January 10

The first photograph taken from an airplane in the US is taken by Major H.A. “Jimmie” Erickson over San Diego, California from the Curtiss biplane, piloted by Charles Hamilton.

Thomas Alva Edison is issued a patent for a storage-battery electrode and its production. (US No. 1402751) Fritz Lang’s famous science fiction film Metropolis premieres in theaters. The film took two years to shoot, and it cost more to produce that any other silent film to date. The film’s spectacular special effects, many of which were achieved using the groundbreaking “Schufftan Process“, will earn it a place in history. The Schufftan Process involves shooting an actor through a hole in the silvered back of a mirror which is reflecting a matte painting.

The United States Army Signal Corps successfully bounces radar waves off the surface of the Moon for the first time in an operation code-named “Project Diana.” A 180-cycle wave pulse with a 1/4 second duration is beamed from the Evans Signal Laboratories in Belmar, New Jersey. The echo of the beam was received 2.4 seconds later. The event proves that radio waves can penetrate the Earth’s atmosphere. The experiment was supervised by Lieutenant Colonel John H. De Witt, a broadcasting pioneer and amateur astronomer who first conceived the idea in 1940. His own earlier, amateur attempts were unsuccessful.

Radio Corporation of America (RCA) introduces the “single,” a 45 rpm seven inches in diameter, in the US. A single plays up to eight minutes of sound per side. The format, along with the long-playing records introduced just a year earlier, will soon replace the popular 78 rpm records.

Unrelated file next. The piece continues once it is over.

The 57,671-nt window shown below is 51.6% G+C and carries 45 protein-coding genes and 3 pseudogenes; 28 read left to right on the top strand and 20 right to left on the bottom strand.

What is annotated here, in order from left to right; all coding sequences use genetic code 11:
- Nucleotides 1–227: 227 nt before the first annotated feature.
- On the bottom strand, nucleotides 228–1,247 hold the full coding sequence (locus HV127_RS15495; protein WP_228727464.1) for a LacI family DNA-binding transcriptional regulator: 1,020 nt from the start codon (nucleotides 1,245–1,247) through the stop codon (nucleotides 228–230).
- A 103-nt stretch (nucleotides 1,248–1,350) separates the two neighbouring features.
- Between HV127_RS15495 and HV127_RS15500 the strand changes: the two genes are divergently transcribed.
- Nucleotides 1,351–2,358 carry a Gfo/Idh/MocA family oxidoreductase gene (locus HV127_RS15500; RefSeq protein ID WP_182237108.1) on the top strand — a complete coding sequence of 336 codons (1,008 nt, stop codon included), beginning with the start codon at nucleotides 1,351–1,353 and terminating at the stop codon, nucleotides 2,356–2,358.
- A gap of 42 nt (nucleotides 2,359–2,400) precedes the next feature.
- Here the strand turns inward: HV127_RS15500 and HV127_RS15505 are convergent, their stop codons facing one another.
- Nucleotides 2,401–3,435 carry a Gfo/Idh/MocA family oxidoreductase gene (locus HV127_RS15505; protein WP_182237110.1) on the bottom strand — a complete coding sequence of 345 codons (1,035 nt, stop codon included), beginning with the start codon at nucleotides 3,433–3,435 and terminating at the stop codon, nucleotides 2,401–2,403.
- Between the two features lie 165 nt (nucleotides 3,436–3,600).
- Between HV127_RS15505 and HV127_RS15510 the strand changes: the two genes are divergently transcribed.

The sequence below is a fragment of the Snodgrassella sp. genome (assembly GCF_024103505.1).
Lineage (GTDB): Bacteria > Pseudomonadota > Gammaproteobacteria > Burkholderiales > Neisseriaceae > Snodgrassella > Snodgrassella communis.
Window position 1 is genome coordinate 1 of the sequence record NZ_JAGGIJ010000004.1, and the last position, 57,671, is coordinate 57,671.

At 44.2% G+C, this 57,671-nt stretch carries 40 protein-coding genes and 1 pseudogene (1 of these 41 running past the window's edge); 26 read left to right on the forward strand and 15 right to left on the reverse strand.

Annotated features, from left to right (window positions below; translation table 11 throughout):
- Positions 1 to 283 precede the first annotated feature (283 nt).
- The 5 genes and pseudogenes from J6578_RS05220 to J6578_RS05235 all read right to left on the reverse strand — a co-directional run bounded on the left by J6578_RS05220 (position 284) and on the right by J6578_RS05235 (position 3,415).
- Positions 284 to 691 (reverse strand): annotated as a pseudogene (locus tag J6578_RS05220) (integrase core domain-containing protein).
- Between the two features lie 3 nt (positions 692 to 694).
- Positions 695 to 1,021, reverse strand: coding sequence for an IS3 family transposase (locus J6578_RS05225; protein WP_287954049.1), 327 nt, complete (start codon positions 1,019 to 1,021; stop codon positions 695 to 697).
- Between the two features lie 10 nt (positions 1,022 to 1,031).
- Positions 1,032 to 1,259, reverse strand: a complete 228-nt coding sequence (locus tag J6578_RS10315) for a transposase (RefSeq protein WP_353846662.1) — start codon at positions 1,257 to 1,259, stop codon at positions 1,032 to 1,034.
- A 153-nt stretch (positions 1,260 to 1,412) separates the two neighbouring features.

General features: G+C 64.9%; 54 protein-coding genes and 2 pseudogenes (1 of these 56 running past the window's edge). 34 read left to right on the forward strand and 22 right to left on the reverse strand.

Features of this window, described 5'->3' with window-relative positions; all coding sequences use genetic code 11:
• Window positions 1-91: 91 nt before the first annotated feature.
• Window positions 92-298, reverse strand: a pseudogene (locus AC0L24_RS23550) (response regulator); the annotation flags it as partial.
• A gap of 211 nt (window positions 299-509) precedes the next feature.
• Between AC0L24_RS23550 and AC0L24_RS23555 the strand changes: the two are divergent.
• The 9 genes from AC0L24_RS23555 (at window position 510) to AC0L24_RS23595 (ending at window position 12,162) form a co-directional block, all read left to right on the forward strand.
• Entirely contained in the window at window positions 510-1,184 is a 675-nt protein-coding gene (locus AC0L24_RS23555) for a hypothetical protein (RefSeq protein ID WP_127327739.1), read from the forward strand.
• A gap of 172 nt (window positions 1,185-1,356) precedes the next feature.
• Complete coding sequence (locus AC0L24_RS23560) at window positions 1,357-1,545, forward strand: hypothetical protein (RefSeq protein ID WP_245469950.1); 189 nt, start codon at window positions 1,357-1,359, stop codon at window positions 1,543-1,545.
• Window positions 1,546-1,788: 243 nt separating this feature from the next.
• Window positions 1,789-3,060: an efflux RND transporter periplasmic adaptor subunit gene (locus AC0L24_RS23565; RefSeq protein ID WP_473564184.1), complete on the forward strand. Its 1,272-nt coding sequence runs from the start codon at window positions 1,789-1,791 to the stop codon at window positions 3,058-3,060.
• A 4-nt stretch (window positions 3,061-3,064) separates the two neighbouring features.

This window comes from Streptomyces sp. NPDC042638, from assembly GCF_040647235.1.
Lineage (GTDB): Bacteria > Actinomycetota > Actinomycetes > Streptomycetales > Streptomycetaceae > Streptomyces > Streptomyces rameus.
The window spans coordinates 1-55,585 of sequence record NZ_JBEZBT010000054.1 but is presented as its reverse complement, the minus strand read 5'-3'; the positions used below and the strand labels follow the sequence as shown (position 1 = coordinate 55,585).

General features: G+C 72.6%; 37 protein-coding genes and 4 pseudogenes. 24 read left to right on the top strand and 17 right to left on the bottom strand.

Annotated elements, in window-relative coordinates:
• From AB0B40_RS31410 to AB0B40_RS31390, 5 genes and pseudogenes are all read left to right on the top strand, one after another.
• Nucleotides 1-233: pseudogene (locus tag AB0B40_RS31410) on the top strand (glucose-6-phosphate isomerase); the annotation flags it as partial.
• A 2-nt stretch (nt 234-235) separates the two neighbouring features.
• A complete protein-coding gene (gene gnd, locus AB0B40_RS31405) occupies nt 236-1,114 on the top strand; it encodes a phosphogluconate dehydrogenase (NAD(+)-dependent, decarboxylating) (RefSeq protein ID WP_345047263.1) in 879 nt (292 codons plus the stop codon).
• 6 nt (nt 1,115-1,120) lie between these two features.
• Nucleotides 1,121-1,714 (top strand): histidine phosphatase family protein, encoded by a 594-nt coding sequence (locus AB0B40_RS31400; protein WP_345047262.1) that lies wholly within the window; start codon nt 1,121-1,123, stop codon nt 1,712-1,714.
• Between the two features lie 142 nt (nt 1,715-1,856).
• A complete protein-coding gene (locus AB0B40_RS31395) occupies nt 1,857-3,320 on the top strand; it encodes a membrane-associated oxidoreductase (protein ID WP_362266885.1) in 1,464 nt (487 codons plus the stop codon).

The IBM Data Processing Division (DPD) releases an operational version of COBOL (Common Business Oriented Language).

Sir Clive Sinclair, a pioneer of handheld computer technology, demonstrates his latest invention, the Sinclair C5 electric car. Despite it’s marketable price, it will fail so badly that it will soon become the object of industry ridicule, selling only about seventeen thousand units. Price: £399 (£ for delivery) The Macintosh Plus1986 Apple Computer releases the Macintosh Plus, featuring an 8MHz Motorola 68000, 1MB of RAM (expandable to 4MB), a 3.5-inch 800KB floppy drive, and a SCSI parallel interface for up to seven peripherals. The Mac Plus was the first Macintosh to feature the ground-breaking SCSI port, which gives rise to the popular use of external SCSI device. It is also the first Macintosh to use single in-line memory modules (SIMMs) as its memory. Price: US$2599

Time Inc. acquires Warner Communications Inc for US$14.1 billion to form Time Warner, one of the world’s largest media conglomerates. Visit the official Time Warner website.

Robert and Carleen Thomas, the sysops of the Amateur Action BBS in Milipitas, California, are arrested by federal agents acting on behalf of the US Postal Service on six counts of transporting obscene material and one count of receiving child pornography. The arrests are the beginning of the “Amateur Action Case,” in which the Thomases are prosecuted under the community standards in Tennessee, despite living and operating in California. The Thomases will eventually end up sentenced to spend several years in prison.

TI-83 CalculatorTexas Instruments (TI) introduces the TI-83 graphing calculator with financial functions at the Mathematical Association of America Conference. The calculator will become one of the most popularly used by students in middle schools and high schools. Price: US$125 [1]